The most widely accepted argument against backdoors is that they are technically impossible to deploy, because they compromise the security of the system if they are found. A secondary argument is that backdoors can be avoided by the use of alternative systems, or by their removal. Both of these arguments are stronger for open source than for closed source, precisely because of the Four Freedoms.

10. Practice transparency: share best practices, stand for ethics, and report abuse.

Unfortunately, not all software is open source. Even for proprietary software, the mechanisms by which we design our systems in order to prevent harm and abuse should be shared publicly in as much detail as possible, so that best practices can be reviewed and adopted more widely. For example, Apple is doing great work adopting cryptography for many of its products, but without specifications for how they are using techniques like differential privacy or iMessage encryption, it is hard to know what protections they are actually providing, if any.

Still, even when the details of their work are not public, the best engineers deeply believe that protecting their users is an ethical obligation, to the point of being prepared to publicly resign from their jobs rather than cause harm.

But, before we get to the point of resignation, it is important that we do our best to design systems that make abuse either impossible or evident. We should then share those designs, and responsibly report any instances of abuse. When abuse happens, inform affected organizations, and protect the information of individual users who were at risk, but make sure that users and the general public will hear about the issue with little delay.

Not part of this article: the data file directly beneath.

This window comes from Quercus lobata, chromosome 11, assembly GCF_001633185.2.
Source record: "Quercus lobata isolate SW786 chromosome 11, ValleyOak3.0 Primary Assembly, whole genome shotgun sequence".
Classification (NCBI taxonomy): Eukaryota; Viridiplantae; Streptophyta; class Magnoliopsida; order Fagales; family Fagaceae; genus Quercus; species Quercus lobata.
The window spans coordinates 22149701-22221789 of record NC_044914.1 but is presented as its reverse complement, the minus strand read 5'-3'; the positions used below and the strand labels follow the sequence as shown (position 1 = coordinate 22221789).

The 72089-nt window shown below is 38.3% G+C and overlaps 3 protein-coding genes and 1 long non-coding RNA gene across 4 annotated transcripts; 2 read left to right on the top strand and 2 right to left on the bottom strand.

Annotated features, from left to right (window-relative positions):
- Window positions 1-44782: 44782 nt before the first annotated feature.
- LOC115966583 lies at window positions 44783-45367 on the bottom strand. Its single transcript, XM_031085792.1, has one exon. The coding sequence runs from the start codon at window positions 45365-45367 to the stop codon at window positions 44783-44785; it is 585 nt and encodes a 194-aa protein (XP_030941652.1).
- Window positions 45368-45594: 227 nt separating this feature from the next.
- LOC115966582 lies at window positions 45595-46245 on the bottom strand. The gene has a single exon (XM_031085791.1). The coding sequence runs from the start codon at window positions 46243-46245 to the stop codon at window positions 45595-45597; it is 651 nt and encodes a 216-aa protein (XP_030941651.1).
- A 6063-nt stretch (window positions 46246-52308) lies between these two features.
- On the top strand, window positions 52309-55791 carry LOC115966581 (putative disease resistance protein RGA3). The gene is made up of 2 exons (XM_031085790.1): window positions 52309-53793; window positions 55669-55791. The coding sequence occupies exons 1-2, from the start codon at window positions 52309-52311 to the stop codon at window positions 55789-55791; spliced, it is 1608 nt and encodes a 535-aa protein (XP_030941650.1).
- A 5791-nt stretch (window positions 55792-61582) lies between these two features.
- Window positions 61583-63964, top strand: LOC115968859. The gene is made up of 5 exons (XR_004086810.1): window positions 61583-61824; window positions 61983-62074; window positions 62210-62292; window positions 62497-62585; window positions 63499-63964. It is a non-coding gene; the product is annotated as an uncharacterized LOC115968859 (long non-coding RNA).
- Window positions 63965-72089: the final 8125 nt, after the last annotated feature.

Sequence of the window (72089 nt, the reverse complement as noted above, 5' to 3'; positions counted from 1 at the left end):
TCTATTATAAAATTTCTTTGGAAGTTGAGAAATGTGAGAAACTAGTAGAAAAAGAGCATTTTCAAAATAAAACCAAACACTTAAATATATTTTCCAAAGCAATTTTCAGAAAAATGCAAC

Please Join Us

Ideally, this post will spark a conversation about best practices for data management and the deployment of cryptography in companies around the world.

We hope to use this conversation to generate a list of specific best practices that the industry is already undertaking, as well as to provide a set of specific recommendations based on these principles for companies with which we're most familiar, and whose products will have the greatest impact on users.

If you have specific suggestions, or would like to highlight the work of companies who are already implementing these principles, please mention them in the comments. If your company is already taking actions that are consistent with these principles, either write about that publicly, or contact me directly. We're interested in highlighting positive examples of specific best practices as well as instances where we can all improve, so that we all can work towards user safety and autonomy.

We would like to thank everyone at the Tor Project and the many members of the surrounding privacy and Internet freedom communities who provided review, editorial guidance, and suggestions for this post.


Please note that the comment area below has been archived.

December 16, 2016


This is really excellent. Thanks, Mike. It's worth keeping in mind for all technology projects (even research code). (-Rachel)

Assuming you are who I think you are, as a user I am not authorized to invite you to blog here on the dangers to Tor users posed by stylometric de-anonymization attacks, but I sure wish someone who is, would. And if you are given the opportunity, I hope you will not decline to address the troubling issue of problematic funding. (DARPA apparently told you they wanted to protect anonymous speech, but they told an Army Times reporter that they want to reveal all the anons. So their story changed dramatically, and that's worrisome).

December 16, 2016


This is an excellent writeup. I like that there are links about what exactly to do, and specific political reasons why to do it. The only puzzle piece missing is how the company or organization effecting these steps is to directly benefit (if it is to benefit at all). Those of us who frequent this blog clearly understand the necessity of all of these principles for the greater good, but wthout a selling point, I think it'll be difficult getting any of these ideas through upper management.